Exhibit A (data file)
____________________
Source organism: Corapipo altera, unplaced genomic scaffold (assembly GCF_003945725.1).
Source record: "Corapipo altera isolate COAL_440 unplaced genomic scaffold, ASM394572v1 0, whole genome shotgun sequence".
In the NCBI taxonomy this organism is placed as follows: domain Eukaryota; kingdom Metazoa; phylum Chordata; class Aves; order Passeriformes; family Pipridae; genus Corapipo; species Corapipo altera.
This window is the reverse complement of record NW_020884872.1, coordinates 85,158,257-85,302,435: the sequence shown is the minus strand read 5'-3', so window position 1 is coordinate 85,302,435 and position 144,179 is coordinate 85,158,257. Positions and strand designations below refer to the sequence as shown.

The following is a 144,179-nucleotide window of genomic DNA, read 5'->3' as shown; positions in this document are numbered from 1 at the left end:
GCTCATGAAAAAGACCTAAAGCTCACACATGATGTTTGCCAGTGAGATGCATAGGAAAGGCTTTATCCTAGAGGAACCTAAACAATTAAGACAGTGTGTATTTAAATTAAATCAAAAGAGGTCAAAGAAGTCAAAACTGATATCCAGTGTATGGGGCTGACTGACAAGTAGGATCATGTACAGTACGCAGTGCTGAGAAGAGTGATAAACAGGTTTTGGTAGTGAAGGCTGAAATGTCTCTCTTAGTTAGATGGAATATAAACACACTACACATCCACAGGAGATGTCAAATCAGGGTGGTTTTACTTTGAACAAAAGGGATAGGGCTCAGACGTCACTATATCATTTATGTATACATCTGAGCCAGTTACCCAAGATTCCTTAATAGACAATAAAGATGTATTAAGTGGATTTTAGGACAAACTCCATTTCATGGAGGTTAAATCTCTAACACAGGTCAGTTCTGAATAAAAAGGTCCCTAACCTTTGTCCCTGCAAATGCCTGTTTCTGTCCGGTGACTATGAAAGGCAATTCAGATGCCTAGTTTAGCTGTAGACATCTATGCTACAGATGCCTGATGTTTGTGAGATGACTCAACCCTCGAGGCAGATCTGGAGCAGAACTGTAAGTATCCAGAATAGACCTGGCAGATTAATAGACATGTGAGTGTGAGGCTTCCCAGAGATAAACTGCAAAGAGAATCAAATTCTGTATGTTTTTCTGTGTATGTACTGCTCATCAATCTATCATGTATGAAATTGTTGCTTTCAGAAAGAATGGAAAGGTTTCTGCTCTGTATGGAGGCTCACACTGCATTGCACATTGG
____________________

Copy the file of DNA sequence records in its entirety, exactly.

Source organism: Corapipo altera, unplaced genomic scaffold (assembly GCF_003945725.1).
Source record: "Corapipo altera isolate COAL_440 unplaced genomic scaffold, ASM394572v1 0, whole genome shotgun sequence".
In the NCBI taxonomy this organism is placed as follows: domain Eukaryota; kingdom Metazoa; phylum Chordata; class Aves; order Passeriformes; family Pipridae; genus Corapipo; species Corapipo altera.
This window is the reverse complement of record NW_020884872.1, coordinates 85,158,257-85,302,435: the sequence shown is the minus strand read 5'-3', so window position 1 is coordinate 85,302,435 and position 144,179 is coordinate 85,158,257. Positions and strand designations below refer to the sequence as shown.

The following is a 144,179-nucleotide window of genomic DNA, read 5'->3' as shown; positions in this document are numbered from 1 at the left end:
GCTCATGAAAAAGACCTAAAGCTCACACATGATGTTTGCCAGTGAGATGCATAGGAAAGGCTTTATCCTAGAGGAACCTAAACAATTAAGACAGTGTGTATTTAAATTAAATCAAAAGAGGTCAAAGAAGTCAAAACTGATATCCAGTGTATGGGGCTGACTGACAAGTAGGATCATGTACAGTACGCAGTGCTGAGAAGAGTGATAAACAGGTTTTGGTAGTGAAGGCTGAAATGTCTCTCTTAGTTAGATGGAATATAAACACACTACACATCCACAGGAGATGTCAAATCAGGGTGGTTTTACTTTGAACAAAAGGGATAGGGCTCAGACGTCACTATATCATTTATGTATACATCTGAGCCAGTTACCCAAGATTCCTTAATAGACAATAAAGATGTATTAAGTGGATTTTAGGACAAACTCCATTTCATGGAGGTTAAATCTCTAACACAGGTCAGTTCTGAATAAAAAGGTCCCTAACCTTTGTCCCTGCAAATGCCTGTTTCTGTCCGGTGACTATGAAAGGCAATTCAGATGCCTAGTTTAGCTGTAGACATCTATGCTACAGATGCCTGATGTTTGTGAGATGACTCAACCCTCGAGGCAGATCTGGAGCAGAACTGTAAGTATCCAGAATAGACCTGGCAGATTAATAGACATGTGAGTGTGAGGCTTCCCAGAGATAAACTGCAAAGAGAATCAAATTCTGTATGTTTTTCTGTGTATGTACTGCTCATCAATCTATCATGTATGAAATTGTTGCTTTCAGAAAGAATGGAAAGGTTTCTGCTCTGTATGGAGGCTCACACTGCATTGCACATTGG